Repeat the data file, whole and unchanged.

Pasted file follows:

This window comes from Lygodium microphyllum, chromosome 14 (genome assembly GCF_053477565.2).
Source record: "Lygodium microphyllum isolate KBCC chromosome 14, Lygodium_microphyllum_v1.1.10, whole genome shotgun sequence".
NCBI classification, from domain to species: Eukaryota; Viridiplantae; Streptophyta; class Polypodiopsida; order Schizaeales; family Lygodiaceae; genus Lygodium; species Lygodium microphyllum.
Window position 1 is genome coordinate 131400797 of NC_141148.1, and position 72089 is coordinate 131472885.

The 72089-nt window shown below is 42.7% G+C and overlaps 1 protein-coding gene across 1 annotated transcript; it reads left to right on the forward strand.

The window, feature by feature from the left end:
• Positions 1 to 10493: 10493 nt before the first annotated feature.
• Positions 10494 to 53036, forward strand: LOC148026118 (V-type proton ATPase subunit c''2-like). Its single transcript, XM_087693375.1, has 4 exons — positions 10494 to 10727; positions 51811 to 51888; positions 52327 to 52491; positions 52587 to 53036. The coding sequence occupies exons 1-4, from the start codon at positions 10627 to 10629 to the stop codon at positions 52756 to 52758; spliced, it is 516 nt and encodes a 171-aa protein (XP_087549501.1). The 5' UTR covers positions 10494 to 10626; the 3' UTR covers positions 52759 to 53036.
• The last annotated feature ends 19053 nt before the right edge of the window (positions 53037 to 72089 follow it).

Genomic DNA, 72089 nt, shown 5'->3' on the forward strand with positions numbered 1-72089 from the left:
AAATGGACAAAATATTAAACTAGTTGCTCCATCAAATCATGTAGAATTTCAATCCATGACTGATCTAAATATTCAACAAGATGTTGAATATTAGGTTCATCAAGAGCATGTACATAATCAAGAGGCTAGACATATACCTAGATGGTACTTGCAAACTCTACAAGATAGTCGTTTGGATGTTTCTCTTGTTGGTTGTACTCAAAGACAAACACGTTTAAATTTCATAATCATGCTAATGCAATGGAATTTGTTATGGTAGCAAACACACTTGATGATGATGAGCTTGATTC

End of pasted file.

This window comes from Lygodium microphyllum, chromosome 14 (genome assembly GCF_053477565.2).
Source record: "Lygodium microphyllum isolate KBCC chromosome 14, Lygodium_microphyllum_v1.1.10, whole genome shotgun sequence".
NCBI classification, from domain to species: Eukaryota; Viridiplantae; Streptophyta; class Polypodiopsida; order Schizaeales; family Lygodiaceae; genus Lygodium; species Lygodium microphyllum.
Window position 1 is genome coordinate 131400797 of NC_141148.1, and position 72089 is coordinate 131472885.

The 72089-nt window shown below is 42.7% G+C and overlaps 1 protein-coding gene across 1 annotated transcript; it reads left to right on the forward strand.

The window, feature by feature from the left end:
• Positions 1 to 10493: 10493 nt before the first annotated feature.
• Positions 10494 to 53036, forward strand: LOC148026118 (V-type proton ATPase subunit c''2-like). Its single transcript, XM_087693375.1, has 4 exons — positions 10494 to 10727; positions 51811 to 51888; positions 52327 to 52491; positions 52587 to 53036. The coding sequence occupies exons 1-4, from the start codon at positions 10627 to 10629 to the stop codon at positions 52756 to 52758; spliced, it is 516 nt and encodes a 171-aa protein (XP_087549501.1). The 5' UTR covers positions 10494 to 10626; the 3' UTR covers positions 52759 to 53036.
• The last annotated feature ends 19053 nt before the right edge of the window (positions 53037 to 72089 follow it).

Genomic DNA, 72089 nt, shown 5'->3' on the forward strand with positions numbered 1-72089 from the left:
AAATGGACAAAATATTAAACTAGTTGCTCCATCAAATCATGTAGAATTTCAATCCATGACTGATCTAAATATTCAACAAGATGTTGAATATTAGGTTCATCAAGAGCATGTACATAATCAAGAGGCTAGACATATACCTAGATGGTACTTGCAAACTCTACAAGATAGTCGTTTGGATGTTTCTCTTGTTGGTTGTACTCAAAGACAAACACGTTTAAATTTCATAATCATGCTAATGCAATGGAATTTGTTATGGTAGCAAACACACTTGATGATGATGAGCTTGATTC